There may be two supermarkets. One that’s on the way home from work and another that is another 15 mins out of the way. The geographical location gives the customer convenience. When deciding upon a product, this is another variable that the customer will consider.
Consumer tastes can change over time. There may be a craze or a festive product that is only available at certain times of the year. For example, mince pies are only available at Christmas. This may be a substitute for other bakery goods, but the seasonality of the product gives it extra value to the customer.
On a micro basis, growth in income can have the effect of changing consumer behaviour. Rather than having a homemade coffee, consumers may grab one of the go from Starbucks. Alternatively, they may start buying more lean cuts of steak as their incomes increase. As incomes rise, the price of a good becomes less of a factor when considering substitute goods.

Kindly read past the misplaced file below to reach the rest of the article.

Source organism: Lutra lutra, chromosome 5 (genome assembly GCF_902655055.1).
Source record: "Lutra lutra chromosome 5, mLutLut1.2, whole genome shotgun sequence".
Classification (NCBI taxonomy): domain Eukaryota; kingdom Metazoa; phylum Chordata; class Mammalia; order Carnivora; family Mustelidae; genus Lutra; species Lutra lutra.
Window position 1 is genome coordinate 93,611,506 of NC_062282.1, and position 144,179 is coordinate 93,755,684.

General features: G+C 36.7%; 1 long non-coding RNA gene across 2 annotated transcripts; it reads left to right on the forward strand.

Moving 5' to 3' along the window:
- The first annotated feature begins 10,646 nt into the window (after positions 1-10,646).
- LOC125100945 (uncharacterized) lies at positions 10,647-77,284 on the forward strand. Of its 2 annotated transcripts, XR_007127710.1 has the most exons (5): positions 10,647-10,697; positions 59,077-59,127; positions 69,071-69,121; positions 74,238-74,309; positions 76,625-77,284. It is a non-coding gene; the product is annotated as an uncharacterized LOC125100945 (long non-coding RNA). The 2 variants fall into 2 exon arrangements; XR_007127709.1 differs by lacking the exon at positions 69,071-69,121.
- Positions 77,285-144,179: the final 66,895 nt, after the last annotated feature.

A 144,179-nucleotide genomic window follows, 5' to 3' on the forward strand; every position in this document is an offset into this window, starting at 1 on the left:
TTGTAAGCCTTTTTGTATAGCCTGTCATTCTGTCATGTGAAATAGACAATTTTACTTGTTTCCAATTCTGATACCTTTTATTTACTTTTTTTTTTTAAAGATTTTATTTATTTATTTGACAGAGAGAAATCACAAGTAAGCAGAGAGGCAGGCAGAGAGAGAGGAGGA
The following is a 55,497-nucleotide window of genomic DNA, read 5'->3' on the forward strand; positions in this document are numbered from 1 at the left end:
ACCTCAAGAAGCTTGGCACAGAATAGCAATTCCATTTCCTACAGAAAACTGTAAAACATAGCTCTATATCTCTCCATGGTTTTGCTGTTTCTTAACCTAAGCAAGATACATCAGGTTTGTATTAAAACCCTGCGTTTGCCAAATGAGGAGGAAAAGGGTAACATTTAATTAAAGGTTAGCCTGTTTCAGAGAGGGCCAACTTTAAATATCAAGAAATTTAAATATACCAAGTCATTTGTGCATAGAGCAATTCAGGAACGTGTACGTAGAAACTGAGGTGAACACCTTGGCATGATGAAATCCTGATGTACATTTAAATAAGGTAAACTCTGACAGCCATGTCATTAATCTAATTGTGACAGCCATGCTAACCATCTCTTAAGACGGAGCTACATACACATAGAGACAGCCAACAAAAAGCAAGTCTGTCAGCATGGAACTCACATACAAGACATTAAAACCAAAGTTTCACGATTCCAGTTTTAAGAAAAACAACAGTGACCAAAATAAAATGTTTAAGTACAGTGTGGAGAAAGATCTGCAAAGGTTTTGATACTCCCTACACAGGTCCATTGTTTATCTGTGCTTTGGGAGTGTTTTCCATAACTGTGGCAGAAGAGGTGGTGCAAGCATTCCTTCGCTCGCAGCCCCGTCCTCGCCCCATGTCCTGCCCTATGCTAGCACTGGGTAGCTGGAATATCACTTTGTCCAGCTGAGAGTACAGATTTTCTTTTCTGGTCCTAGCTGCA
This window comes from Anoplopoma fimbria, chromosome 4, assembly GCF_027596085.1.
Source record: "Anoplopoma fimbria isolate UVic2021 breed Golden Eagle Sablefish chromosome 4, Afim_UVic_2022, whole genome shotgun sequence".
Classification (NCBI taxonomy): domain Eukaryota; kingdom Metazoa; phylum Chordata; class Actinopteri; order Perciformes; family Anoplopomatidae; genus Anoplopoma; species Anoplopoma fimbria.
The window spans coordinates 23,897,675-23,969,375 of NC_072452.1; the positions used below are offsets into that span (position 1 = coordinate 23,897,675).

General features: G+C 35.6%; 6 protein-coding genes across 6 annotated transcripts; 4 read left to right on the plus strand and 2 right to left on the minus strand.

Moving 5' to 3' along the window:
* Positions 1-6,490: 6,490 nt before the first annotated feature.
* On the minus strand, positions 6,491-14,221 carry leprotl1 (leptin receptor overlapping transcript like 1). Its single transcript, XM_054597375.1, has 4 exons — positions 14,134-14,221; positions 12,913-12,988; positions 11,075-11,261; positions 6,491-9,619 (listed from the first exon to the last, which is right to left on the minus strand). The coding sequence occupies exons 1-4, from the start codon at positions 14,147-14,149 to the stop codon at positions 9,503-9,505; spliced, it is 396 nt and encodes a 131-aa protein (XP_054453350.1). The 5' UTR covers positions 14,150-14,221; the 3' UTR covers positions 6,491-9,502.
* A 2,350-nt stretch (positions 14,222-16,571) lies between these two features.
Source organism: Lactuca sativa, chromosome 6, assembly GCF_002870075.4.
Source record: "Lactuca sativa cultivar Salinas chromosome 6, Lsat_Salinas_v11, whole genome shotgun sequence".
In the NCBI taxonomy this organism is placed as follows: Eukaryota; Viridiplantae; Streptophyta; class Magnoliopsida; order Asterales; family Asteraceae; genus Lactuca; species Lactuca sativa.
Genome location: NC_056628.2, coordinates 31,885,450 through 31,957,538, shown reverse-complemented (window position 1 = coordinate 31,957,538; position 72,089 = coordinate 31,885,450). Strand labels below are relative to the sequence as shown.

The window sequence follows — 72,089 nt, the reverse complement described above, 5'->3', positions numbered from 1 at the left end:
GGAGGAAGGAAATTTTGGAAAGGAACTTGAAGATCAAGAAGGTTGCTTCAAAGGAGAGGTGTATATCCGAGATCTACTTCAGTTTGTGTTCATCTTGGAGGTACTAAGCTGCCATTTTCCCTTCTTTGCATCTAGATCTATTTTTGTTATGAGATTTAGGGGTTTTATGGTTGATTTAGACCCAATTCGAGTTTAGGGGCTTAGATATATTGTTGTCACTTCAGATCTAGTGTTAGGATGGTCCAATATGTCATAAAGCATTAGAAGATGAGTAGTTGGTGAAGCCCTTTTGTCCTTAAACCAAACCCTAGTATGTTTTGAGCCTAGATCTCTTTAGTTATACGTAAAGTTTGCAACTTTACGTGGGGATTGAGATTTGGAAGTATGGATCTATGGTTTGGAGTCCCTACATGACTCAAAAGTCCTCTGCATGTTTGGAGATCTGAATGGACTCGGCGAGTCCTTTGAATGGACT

There are both indirect and direct substitute goods.
Direct examples include:
• Pepsi and Coca-Cola
• McDonalds and Burger King
• Playstation and Xbox
• Supermarket-branded and Branded products
• Transport by Car or Train
• iPhone and Samsung Galaxy
• Pizza Hut and Domino’s
• Physical Books and Kindle
Indirect examples include:
• Dancing and bowling
• Bowling and Video games
• Banana and Doughnuts
Substitute goods are two goods that can be used in place of one another, for example, Dominos and Pizza Hut. By contrast, complementary goods are those that are used with each other. For example, pancakes and maple syrup.
The key difference is that substitute goods replace one another, whilst complementary goods add value to the other.
A substitute good is not necessarily just a physical product; it can also be a service. Essentially, it is a product or service that is used in place of another.
Paul Boyce is an economics editor with over 10 years experience in the industry. Currently working as a consultant within the financial services sector, Paul is the CEO and chief editor of BoyceWire. He has written publications for FEE, the Mises Institute, and many others.